From 1993 to 1995, I completed a Master of Science (MS) degree program in Animal and Forage Sciences under the supervision of Dr. Celso Boin. My MS degree, which was partially funded by the Fundação Coordenação de Aperfeiçoamento de Pessoal de Nível Superior (CAPES), was related to the development and evaluation of growth curves of purebred and crossbred Guzerah cows with and without supplementation during dry seasons for 4 consecutive years. This was my first research task dealing with mathematics and operational research. I also expanded my list of great friendship during my BS and MS: Luiz Antônio "ktatau" Garcia Borges, Luís Gustavo "flexa" Barioni, Marcelo "mague" Pereira de Carvalho, and many others. My thank you video (in Portuguese) to the 50 years of the post-graduate program of the Animal and Forage Sciences. The complete student's testimony is here.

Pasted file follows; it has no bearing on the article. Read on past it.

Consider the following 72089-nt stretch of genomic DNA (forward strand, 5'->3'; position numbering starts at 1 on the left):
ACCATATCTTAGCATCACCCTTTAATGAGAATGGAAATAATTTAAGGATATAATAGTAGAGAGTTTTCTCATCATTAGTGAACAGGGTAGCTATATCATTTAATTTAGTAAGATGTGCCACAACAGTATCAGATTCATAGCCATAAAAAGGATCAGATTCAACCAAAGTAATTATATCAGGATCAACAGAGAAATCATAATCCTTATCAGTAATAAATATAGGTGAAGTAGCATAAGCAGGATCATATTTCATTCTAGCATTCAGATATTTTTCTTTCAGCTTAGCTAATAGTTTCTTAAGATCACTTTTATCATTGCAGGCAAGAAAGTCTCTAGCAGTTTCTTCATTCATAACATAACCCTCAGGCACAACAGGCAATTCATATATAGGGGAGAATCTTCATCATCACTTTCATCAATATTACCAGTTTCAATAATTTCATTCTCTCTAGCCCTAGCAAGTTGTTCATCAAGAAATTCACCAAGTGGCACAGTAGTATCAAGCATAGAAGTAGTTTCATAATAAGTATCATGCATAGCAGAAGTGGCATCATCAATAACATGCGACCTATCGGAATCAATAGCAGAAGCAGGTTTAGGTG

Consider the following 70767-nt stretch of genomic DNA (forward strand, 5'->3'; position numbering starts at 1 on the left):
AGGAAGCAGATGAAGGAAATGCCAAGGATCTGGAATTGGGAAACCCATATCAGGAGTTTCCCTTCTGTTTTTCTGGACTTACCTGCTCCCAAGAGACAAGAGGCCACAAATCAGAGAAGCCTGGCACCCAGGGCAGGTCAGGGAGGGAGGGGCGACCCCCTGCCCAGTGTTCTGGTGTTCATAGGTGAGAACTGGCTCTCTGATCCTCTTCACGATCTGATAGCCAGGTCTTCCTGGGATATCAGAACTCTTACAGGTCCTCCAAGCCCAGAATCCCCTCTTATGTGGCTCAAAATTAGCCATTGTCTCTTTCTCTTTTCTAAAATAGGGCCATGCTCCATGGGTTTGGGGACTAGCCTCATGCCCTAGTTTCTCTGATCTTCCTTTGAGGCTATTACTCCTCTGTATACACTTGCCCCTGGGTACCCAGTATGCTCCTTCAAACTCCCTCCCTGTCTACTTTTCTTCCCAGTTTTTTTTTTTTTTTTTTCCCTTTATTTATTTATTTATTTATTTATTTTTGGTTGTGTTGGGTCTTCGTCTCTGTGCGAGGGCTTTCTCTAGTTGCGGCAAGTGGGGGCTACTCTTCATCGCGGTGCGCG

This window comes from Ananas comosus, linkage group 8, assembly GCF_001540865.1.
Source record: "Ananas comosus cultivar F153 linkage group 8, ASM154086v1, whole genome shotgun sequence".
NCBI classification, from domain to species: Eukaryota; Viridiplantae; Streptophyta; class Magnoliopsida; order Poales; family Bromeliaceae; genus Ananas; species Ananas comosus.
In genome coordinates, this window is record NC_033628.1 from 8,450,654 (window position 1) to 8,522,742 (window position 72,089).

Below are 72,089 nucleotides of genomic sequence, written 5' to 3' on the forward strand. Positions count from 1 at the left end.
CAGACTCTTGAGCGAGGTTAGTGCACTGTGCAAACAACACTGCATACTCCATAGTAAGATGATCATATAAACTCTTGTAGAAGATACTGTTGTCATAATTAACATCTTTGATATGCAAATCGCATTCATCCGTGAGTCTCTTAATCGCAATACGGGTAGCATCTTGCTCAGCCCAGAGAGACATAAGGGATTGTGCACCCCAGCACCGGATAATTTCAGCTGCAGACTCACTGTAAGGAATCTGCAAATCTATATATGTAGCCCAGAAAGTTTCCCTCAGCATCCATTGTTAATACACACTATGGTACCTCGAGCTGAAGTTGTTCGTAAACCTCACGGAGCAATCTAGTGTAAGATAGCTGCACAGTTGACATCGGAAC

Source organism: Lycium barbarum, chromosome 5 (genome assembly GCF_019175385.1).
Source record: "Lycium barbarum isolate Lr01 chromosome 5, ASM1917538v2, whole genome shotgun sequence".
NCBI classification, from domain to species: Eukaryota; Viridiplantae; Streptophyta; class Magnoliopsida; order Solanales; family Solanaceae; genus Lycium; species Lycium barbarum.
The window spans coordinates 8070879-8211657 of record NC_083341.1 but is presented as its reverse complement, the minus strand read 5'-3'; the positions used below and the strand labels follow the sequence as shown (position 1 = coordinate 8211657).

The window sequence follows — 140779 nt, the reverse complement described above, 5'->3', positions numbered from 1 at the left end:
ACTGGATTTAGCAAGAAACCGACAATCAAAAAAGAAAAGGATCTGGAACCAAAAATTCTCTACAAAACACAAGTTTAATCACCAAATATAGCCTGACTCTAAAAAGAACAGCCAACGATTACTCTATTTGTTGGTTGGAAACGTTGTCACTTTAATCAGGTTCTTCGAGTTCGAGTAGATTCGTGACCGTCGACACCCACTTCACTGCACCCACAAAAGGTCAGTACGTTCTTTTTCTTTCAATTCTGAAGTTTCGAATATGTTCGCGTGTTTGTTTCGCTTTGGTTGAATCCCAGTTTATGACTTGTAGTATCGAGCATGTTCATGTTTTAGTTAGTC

From 1996 to 1997, I developed a spreadsheet named Sistema de Estimativa de Energia e Proteína e Avaliação de Dietas (SEEPAD) to compute the requirements of energy and protein for cattle and to evaluate, balance, and optimize cattle rations. The SEEPAD was based on the Cornell Net Carbohydrate and Protein System (CNCPS) v. 3 and it was my initial work on the adaptation of the CNCPS for tropical conditions. I also developed the first version of the Ração de Lucro Máximo (RLM) and participated in the second version. The RLM was a simpler software than SEEPAD at that time because it was originally designed to optimize rations only, while the SEEPAD had other features similar to the CNCPS v. 3, including detailed environment, ration ingredients, and animal descriptions, a mechanistic rumen sub-model, several options for linear and nonlinear optimization, and the capability to perform several simulations at once. As a matter of fact, the RLM used the maximum profit optimization included in the SEEPAD software as shown here. These projects were funded by Fundação de Amparo à Pesquisa do Estado de São Paulo (FAPESP). Dr. Celso Boin served as my supervisor and Dr. Dante P. D. Lanna was the grant coordinator for this project.